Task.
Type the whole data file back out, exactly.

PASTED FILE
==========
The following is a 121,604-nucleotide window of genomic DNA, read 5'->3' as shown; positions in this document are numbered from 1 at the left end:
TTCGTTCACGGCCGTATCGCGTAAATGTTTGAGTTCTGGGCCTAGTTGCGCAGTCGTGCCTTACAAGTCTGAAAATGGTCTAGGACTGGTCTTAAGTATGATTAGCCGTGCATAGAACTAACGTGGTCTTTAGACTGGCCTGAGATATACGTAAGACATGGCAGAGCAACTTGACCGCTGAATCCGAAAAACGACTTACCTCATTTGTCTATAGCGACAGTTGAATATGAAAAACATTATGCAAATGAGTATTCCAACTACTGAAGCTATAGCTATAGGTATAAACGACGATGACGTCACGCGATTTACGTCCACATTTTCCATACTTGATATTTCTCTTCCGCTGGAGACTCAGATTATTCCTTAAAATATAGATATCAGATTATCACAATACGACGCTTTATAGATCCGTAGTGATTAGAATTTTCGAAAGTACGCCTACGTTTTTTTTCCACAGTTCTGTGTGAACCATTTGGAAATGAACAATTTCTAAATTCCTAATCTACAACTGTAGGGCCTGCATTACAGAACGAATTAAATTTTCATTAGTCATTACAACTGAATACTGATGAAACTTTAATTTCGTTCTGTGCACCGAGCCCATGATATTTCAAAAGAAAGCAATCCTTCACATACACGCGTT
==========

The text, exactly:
The following is a 121,604-nucleotide window of genomic DNA, read 5'->3' as shown; positions in this document are numbered from 1 at the left end:
TTCGTTCACGGCCGTATCGCGTAAATGTTTGAGTTCTGGGCCTAGTTGCGCAGTCGTGCCTTACAAGTCTGAAAATGGTCTAGGACTGGTCTTAAGTATGATTAGCCGTGCATAGAACTAACGTGGTCTTTAGACTGGCCTGAGATATACGTAAGACATGGCAGAGCAACTTGACCGCTGAATCCGAAAAACGACTTACCTCATTTGTCTATAGCGACAGTTGAATATGAAAAACATTATGCAAATGAGTATTCCAACTACTGAAGCTATAGCTATAGGTATAAACGACGATGACGTCACGCGATTTACGTCCACATTTTCCATACTTGATATTTCTCTTCCGCTGGAGACTCAGATTATTCCTTAAAATATAGATATCAGATTATCACAATACGACGCTTTATAGATCCGTAGTGATTAGAATTTTCGAAAGTACGCCTACGTTTTTTTTCCACAGTTCTGTGTGAACCATTTGGAAATGAACAATTTCTAAATTCCTAATCTACAACTGTAGGGCCTGCATTACAGAACGAATTAAATTTTCATTAGTCATTACAACTGAATACTGATGAAACTTTAATTTCGTTCTGTGCACCGAGCCCATGATATTTCAAAAGAAAGCAATCCTTCACATACACGCGTT